There's no shortage of documentaries that will inform you that our world is going to hell in a handbasket in a multitude of ways.
Consequently, Vancouver-based documentarian Nettie Wild decided to take a different approach with her fifth feature film, Koneline: our land beautiful.
"I think there's a weariness out there with films with smart people telling you that it's the end of the world and what you have to do," she told the Georgia Straight in an interview at the Vancouver International Film Centre, "so I thought, 'Well, if I think that, what is it that I could bring?' "
Her answer? Art.
"It's all about seeing the role that art can play in controversy," she said of her film, which screens at the 2016 Vancouver International Film Festival.
Despite her own strong personal views and feelings about the place, she decided not to make a polemical piece.
"Koneline: our land beautiful is about one of the last great wildernesses in the country, facing irreversible change. And it takes place in a part of British Columbia which is the most beautiful part of the planet and that I have a real passion for, and I really thought, 'What is it that I can bring to this, as an outsider, a Southern, a non-native, what in the world could I bring?' "
Her previous documentaries have covered a diverse range of politically charged subjects, ranging from Mexico's Zapatista National Liberation Army in A Place Called Chiapas to the struggle to establish a safe-injection site in Vancouver's Downtown Eastside in FIX: The Story of an Addicted City.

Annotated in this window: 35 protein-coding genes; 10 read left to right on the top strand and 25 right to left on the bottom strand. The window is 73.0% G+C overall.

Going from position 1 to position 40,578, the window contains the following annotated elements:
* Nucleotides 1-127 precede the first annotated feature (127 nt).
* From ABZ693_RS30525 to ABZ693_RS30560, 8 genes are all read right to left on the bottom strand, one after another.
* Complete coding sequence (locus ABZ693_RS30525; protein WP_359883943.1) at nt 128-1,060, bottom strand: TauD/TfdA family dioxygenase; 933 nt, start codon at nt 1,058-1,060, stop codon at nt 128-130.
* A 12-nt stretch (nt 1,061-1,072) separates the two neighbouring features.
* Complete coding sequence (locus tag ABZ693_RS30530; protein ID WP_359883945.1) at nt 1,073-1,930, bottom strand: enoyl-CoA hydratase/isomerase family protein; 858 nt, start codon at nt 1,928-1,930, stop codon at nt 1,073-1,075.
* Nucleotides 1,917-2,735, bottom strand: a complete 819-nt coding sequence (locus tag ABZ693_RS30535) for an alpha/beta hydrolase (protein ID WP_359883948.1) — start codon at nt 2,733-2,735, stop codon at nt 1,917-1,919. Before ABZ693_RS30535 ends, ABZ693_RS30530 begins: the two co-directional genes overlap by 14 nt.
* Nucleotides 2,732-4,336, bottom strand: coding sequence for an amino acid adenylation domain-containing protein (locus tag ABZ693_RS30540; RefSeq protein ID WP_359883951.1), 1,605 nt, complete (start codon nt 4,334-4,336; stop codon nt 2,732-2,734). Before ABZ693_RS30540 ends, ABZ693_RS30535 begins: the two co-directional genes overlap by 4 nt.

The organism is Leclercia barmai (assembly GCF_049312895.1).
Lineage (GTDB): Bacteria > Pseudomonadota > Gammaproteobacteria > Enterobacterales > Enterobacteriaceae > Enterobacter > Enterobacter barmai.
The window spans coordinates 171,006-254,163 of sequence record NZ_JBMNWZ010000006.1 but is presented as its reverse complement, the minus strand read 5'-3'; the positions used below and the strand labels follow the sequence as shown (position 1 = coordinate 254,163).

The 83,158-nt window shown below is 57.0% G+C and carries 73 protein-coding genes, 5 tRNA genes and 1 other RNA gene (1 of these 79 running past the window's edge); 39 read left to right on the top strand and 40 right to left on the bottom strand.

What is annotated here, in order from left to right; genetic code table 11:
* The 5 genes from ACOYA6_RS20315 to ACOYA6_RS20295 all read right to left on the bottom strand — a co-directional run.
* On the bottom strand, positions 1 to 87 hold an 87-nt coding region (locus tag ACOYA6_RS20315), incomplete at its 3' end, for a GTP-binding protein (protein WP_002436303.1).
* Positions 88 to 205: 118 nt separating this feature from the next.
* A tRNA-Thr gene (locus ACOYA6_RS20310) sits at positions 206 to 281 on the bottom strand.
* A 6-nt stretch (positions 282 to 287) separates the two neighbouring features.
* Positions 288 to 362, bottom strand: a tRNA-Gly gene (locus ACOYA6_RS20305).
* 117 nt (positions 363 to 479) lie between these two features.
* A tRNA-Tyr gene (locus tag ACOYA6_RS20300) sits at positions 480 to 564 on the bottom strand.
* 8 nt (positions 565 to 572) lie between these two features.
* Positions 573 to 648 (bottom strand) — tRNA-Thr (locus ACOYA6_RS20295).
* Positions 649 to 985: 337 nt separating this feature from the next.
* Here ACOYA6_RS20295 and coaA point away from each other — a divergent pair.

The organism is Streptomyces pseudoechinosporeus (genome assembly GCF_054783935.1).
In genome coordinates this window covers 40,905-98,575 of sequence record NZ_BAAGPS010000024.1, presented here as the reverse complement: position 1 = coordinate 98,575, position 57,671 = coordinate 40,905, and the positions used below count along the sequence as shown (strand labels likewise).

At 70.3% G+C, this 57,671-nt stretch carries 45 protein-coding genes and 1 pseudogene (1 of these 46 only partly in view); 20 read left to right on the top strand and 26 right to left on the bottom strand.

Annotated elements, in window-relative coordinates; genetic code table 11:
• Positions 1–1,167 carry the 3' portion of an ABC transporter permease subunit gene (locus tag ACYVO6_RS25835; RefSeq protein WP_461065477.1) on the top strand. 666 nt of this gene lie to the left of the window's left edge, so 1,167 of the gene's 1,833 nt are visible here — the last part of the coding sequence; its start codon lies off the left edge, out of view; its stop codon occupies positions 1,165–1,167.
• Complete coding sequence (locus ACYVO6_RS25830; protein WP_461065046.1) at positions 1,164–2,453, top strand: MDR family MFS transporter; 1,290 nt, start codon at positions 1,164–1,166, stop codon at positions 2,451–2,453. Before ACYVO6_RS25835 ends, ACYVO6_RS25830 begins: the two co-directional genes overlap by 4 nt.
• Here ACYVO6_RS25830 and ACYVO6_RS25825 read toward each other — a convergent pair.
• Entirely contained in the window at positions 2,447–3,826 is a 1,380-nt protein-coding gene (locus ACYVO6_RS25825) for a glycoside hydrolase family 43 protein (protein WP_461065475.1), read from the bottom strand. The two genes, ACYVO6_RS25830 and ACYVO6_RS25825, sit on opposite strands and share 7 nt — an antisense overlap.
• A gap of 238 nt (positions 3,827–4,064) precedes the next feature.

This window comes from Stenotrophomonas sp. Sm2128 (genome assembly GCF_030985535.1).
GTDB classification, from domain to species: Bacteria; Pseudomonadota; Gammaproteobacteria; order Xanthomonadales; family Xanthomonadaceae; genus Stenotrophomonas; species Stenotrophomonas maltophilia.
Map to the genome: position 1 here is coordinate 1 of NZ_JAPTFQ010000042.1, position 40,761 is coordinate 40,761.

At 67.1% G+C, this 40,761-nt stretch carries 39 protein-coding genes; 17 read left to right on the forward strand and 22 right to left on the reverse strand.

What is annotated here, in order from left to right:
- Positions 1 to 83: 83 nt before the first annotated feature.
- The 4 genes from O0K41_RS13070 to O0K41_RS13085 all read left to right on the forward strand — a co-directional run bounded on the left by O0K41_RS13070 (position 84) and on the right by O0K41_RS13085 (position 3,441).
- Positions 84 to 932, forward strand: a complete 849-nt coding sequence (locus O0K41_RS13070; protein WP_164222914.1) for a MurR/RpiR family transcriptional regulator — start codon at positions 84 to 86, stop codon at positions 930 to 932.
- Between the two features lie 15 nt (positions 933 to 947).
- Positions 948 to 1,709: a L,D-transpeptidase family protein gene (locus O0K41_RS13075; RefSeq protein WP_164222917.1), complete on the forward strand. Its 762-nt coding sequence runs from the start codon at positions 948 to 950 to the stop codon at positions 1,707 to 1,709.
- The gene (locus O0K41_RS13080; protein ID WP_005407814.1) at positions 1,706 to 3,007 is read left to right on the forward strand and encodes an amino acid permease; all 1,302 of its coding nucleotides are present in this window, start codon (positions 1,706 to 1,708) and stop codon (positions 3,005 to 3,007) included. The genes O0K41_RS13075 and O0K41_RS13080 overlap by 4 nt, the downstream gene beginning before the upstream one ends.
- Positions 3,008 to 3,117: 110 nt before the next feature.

Yet in a bid to avoid imposing her own perspective on audiences, she sought a new approach to provide room for people—and the land—to speak for themselves by showing rather than telling.
"I put together the best documentary crew of artists I could find in the country, and we went up north and we started to realize that our job was to find the poetry in every single person in front of our lens, including diamond drillers and linemen, as well as elders who protest against them," she said.
As testimony to her own steadfast commitment to objectivity, she maintained an open and unbiased mind in capturing all the people involved on camera, whether they agreed with or went against her own opinions.
"If you go in determined at the outset that miners are just unthinking people, then you're not going to see the relationship that they have to that land so we said to ourselves as filmmakers we have to be prepared to be surprised and we were and we think our audience is going to be too," she said.
What she created, she describes as "cinematic poem" that is "a really delicious, visceral experience of a place that's facing change".
That change is a result of numerous conflicting interests that are threatening to tear the northern B.C. wilderness apart. (Mind you, one First Nations interviewee in the film says at the outset that there's no word for wild or wilderness in his language—which speaks volumes.)
"The hunters in the world call it the Serengeti of the North because there's so much wildlife up there. The miners of the world call it the Golden Triangle because it's laced with copper and gold. And the Tahltan First Nation call it home. So it's like the seeds of huge conflict that were sown millions of years ago when this planet was formed and it is extraordinary—it's extraordinary landscape and it's extraordinary wealth."
Her cinematic strategy is not only a visually stunning and immersive work, but it's also scooped up the best Canadian documentary award at Toronto's Hot Docs festival and is racking up critical praise.
Accordingly, the word extraordinary can be used to describe Wild as well.